Only One of Me is a book for bereaved children. I took this photo of me holding it in the autumn, just after my friend Gael (mybreastcancerstage4life on Instagram) died. And then I didn’t have it in me to post it.
So many children have lost parents in the past couple of years. This is a book for them. To help them understand what must be an incomprehensible loss for a young child.
I have to be specific. This book is for children with a parent who is terminally ill or has died. We wouldn’t recommend it for children who aren’t in this position, and didn’t read it to ours.
Help my children learn to live
If one day I should die.
Give them all your time and love.Only One of Me, by Lisa Wells and Michelle Robinson
Lead them far and wide.
Keep them safe and hold them tight
Long after I have died.
Most picture books about bereavement approach the subject gently, and aim for a broad readership. And there are some wonderful ones out there. I’d recommend:
But Only One of Me is not that.
It was written by the late Lisa Wells and her friend Michelle Robinson back in 2018 – a love letter to Lisa’s own young children, who she knew she wouldn’t live to see grow up.
Lisa wanted it to be direct. She didn’t want a book that talked
“about mummy being in the stars or something. My girls wouldn’t understand that. They’d want to know when I was coming back.”
Two books – a mum and a dad version – were produced in record time. Beautifully illustrated by Catalina Echeverri and Tim Budgen, and published by Graffeg. Everyone waived their royalties.
Just after it came out in 2018, a father near us died – shockingly, unexpectedly. We gave his wife a copy. She told us later they’d read it out at his funeral.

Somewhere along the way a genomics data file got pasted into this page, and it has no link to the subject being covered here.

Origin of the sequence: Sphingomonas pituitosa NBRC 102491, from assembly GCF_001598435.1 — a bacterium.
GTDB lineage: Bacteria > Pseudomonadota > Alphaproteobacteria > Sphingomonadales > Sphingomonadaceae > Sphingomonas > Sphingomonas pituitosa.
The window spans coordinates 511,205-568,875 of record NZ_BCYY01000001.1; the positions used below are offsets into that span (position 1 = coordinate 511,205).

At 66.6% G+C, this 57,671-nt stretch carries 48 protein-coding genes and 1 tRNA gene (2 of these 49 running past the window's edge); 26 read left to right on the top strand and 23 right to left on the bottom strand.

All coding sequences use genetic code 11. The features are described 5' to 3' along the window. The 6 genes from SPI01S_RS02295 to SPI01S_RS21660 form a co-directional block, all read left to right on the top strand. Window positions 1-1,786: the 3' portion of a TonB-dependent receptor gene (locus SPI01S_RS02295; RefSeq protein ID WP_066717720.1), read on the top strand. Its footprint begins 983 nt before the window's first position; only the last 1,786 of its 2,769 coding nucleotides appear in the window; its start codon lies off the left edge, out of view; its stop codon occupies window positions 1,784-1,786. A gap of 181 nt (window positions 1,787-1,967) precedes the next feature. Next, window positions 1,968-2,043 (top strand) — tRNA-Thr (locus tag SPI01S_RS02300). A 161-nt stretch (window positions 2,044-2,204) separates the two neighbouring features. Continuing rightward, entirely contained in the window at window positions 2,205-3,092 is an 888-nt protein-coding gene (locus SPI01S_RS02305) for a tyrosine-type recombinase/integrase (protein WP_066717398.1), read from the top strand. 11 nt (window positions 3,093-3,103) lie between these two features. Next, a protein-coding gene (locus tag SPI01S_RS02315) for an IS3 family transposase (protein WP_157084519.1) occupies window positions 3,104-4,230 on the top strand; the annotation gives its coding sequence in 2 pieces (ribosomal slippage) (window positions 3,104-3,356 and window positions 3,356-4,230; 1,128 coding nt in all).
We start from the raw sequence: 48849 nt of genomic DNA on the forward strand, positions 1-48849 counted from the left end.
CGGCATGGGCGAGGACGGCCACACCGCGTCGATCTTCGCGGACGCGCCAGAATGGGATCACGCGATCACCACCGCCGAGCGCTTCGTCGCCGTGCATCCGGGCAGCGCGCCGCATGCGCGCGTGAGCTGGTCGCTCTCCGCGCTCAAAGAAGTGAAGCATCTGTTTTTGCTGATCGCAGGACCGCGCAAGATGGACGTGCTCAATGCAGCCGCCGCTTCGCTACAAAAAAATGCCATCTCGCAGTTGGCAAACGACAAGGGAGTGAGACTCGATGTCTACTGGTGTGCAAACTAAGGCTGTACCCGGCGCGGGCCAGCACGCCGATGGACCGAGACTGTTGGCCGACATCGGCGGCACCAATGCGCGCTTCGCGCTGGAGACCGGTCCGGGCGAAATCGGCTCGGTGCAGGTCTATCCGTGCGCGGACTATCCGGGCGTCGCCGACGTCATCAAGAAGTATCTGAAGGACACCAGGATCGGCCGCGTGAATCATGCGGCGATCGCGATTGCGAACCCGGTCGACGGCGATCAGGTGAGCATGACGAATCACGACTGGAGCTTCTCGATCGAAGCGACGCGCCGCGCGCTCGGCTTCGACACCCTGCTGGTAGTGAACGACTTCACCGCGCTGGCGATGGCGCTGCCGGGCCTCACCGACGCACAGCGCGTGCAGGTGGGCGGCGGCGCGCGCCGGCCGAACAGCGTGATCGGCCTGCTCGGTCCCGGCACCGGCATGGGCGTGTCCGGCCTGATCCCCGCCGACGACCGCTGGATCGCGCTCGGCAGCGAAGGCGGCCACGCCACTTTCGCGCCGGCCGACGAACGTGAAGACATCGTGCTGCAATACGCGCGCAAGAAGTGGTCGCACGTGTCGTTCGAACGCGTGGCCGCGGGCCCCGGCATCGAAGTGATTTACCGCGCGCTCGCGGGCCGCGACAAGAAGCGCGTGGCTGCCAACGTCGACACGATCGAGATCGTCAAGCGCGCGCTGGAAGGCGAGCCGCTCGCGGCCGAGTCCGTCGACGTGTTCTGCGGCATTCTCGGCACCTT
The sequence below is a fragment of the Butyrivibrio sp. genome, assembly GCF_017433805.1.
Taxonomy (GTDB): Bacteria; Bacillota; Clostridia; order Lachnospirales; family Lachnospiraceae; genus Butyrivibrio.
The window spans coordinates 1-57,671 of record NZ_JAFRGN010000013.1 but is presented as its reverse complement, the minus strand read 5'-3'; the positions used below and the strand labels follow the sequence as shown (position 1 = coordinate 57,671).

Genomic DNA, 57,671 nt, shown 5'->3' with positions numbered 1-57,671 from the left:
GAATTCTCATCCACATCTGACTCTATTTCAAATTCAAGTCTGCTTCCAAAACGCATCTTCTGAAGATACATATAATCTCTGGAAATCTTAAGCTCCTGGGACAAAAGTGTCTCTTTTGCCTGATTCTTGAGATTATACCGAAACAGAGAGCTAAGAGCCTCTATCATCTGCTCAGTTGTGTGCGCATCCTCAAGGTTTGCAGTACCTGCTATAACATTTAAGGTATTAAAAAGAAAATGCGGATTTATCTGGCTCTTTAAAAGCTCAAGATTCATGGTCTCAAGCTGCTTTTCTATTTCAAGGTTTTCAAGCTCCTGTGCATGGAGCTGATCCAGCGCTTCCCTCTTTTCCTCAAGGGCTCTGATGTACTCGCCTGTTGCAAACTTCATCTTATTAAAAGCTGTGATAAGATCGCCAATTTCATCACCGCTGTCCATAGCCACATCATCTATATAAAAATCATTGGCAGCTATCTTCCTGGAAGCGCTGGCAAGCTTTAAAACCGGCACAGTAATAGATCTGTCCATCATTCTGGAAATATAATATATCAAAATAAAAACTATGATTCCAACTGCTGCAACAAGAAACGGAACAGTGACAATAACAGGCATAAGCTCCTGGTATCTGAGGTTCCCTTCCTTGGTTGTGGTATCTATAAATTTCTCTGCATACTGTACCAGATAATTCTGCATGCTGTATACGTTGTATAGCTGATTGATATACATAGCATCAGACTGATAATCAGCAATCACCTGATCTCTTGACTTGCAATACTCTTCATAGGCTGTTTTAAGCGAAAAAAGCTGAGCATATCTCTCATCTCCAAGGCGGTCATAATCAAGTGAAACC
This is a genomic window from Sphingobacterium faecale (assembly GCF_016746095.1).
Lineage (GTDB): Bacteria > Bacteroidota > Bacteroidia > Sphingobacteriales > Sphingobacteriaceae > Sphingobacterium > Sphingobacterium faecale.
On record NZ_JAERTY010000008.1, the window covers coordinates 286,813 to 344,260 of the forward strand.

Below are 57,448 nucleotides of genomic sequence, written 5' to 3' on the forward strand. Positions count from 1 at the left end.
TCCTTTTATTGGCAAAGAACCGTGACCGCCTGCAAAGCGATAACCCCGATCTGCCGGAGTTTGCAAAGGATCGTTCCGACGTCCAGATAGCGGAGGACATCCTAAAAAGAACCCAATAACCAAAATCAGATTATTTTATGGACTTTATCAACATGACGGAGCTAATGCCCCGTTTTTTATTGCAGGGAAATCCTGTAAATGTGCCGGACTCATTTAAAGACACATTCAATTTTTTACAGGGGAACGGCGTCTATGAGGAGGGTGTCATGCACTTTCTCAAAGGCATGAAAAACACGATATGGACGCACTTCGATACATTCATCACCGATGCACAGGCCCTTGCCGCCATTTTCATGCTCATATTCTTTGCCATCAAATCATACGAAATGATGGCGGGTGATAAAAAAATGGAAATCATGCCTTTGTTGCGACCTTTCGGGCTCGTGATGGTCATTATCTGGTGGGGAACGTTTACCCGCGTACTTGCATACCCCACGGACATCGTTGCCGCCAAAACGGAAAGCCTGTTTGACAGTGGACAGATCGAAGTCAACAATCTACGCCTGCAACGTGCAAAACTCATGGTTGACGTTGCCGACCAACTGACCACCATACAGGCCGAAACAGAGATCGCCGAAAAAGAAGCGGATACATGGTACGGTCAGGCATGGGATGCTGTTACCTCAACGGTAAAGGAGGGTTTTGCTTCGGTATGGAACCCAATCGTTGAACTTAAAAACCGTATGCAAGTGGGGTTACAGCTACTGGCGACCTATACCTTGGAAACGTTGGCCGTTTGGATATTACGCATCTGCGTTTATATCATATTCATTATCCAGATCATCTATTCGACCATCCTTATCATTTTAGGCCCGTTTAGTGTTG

Only One of Me is out in paperback this month. And I am pleased. Because I hope it’ll feel easier for people to give a paperback to a family in this position – less of a big deal.
Please just remember it. Because we all hope no child we know will ever need it. But if they do, it’s here.
You can find more, including genuinely helpful, practical advice from a child psychologist at
I don’t think I ever mentioned this book to Gael. It would have felt so close to the bone, and she didn’t have picture book age children.
The connection is only in my head. I wore governess chic in the photo at the top because that was Gael’s jam.
I miss Gael. Just as Michelle must miss Lisa.
This book is a wonderful legacy to leave.
– Lucy Catchpole
- I’m a white woman sitting in my wheelchair holding Only One of Me – a children’s picture book. The photo is cropped so you can just see part of a wheel, my skirt and lap, hands, and brown plait. And my white cotton blouse, which has a hint of Victoriana going on.
- A spread from the “mum” book. Text reads “There’s only one mum quite like me. I’d sooner there were five. I’d tell you how I love you every day I were alive.” Illustration by Catalina Echeverri shows a mother playing with her child.
- A photo of Lisa Wells – a white mother with blonde hair – with her daughters. The youngest is newborn.
- The covers of the mum and dad versions of Only One of Me side by side. In each, a parent embraces their child. Their eyes are closed – it’s a close hug of comfort. The strapline below the title reads “a love letter from mum” and “a love letter from dad”.
- A photo of two white women in their 30s, our text reads “Only One of Me was written by friends Lisa Wells and Michelle Robinson, before Lisa died.”
- A photo of a white woman wearing a facemask, she’s smiling and pointing ironically to a sign that reads “danger of death”. Our text reads “My friend Gael – @mybreastcancerstage4life on instagram.]